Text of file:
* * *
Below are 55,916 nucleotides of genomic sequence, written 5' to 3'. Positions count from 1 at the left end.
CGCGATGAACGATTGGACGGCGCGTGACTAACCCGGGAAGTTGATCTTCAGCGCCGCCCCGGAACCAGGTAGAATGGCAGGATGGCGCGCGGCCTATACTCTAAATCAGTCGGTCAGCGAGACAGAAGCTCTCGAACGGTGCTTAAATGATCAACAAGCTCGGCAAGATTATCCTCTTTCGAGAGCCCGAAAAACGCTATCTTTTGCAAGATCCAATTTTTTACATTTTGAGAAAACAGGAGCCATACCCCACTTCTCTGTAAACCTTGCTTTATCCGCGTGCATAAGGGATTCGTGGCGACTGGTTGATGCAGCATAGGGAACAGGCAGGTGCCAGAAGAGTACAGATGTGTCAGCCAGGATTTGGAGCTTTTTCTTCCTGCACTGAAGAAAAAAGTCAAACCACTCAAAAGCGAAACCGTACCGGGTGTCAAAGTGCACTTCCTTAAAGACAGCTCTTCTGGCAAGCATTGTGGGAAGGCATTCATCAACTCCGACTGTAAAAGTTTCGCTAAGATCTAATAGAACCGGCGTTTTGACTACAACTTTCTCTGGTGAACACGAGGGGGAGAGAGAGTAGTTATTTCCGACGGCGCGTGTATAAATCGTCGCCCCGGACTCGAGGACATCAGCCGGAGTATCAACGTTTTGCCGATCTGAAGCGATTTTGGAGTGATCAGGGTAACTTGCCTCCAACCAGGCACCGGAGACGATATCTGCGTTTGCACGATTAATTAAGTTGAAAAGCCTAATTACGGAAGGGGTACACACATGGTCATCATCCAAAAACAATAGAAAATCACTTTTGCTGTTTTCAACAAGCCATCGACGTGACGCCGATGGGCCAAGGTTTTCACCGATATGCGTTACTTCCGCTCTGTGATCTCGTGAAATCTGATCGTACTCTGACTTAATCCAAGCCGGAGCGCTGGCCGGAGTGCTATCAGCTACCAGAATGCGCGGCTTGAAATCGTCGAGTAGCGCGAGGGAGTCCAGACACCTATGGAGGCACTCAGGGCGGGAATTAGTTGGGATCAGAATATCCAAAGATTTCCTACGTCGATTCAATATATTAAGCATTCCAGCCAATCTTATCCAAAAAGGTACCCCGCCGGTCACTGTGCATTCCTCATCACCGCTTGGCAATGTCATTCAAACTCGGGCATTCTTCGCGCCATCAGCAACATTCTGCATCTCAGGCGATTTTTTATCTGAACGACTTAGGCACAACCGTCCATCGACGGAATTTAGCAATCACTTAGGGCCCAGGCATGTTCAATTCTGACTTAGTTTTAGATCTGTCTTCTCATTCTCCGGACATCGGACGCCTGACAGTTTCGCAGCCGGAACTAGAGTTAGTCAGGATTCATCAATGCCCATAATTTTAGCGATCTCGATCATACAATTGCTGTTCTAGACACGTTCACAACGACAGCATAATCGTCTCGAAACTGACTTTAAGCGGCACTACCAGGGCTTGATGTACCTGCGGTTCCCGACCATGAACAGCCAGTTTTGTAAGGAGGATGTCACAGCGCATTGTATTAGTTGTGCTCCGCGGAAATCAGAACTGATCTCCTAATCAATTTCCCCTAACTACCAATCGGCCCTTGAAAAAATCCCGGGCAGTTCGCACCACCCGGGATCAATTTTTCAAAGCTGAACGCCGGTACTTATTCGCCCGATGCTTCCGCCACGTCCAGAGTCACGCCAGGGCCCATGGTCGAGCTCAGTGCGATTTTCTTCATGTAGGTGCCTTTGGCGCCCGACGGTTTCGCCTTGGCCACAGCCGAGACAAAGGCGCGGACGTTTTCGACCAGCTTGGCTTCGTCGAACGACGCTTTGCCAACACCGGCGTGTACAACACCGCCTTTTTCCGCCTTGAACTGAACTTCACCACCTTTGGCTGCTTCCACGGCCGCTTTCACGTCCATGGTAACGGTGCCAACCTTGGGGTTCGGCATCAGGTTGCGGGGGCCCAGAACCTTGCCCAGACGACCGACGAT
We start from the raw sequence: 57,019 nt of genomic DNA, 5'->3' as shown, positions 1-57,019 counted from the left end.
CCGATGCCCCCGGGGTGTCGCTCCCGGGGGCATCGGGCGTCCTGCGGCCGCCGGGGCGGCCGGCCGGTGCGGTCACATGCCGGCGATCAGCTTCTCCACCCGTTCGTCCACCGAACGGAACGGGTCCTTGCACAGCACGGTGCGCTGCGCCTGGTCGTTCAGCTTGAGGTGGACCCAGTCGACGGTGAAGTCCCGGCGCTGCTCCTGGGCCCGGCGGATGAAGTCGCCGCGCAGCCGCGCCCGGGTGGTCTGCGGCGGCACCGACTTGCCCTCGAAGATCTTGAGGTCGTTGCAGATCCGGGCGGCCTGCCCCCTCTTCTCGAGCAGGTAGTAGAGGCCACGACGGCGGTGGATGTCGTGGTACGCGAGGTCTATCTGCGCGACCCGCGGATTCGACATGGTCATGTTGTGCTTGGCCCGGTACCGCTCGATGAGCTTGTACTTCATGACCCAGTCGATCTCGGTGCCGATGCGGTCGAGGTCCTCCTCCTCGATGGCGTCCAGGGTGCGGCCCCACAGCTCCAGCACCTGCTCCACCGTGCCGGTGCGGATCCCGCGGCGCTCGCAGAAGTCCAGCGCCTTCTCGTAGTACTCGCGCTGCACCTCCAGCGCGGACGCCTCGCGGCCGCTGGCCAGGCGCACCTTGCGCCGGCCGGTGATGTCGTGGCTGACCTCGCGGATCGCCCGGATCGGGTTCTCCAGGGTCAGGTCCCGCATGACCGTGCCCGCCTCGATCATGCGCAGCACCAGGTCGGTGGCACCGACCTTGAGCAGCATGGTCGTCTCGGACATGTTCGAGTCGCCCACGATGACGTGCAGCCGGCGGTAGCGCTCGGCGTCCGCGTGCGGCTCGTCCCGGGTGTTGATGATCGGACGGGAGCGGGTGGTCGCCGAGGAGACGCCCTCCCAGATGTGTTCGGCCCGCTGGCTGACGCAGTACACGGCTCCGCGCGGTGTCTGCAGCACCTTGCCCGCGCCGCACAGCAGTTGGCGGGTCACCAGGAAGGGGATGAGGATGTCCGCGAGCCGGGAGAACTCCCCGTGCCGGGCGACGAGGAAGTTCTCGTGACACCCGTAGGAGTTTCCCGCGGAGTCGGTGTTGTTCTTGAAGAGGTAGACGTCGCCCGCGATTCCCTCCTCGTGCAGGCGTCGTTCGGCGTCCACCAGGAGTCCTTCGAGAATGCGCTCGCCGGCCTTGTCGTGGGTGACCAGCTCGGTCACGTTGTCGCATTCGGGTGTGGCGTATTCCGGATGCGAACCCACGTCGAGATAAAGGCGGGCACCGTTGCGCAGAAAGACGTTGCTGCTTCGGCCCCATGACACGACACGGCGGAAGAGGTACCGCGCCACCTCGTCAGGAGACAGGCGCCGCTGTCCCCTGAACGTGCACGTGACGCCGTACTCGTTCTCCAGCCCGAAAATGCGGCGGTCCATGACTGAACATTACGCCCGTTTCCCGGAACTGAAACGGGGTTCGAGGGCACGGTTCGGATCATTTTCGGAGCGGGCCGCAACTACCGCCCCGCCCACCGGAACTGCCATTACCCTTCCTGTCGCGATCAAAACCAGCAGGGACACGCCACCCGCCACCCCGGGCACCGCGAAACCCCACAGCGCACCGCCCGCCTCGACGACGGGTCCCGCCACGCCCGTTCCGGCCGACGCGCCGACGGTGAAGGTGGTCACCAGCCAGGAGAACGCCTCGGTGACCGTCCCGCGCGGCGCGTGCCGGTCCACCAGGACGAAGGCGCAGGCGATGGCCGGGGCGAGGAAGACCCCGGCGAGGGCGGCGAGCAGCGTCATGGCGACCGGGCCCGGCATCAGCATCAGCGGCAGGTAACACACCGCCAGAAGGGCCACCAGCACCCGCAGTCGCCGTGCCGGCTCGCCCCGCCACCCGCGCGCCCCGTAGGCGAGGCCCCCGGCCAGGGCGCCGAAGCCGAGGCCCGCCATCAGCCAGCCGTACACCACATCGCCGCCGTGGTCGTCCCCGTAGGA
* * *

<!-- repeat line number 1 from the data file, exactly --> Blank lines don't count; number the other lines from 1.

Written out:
Below are 55,916 nucleotides of genomic sequence, written 5' to 3'. Positions count from 1 at the left end.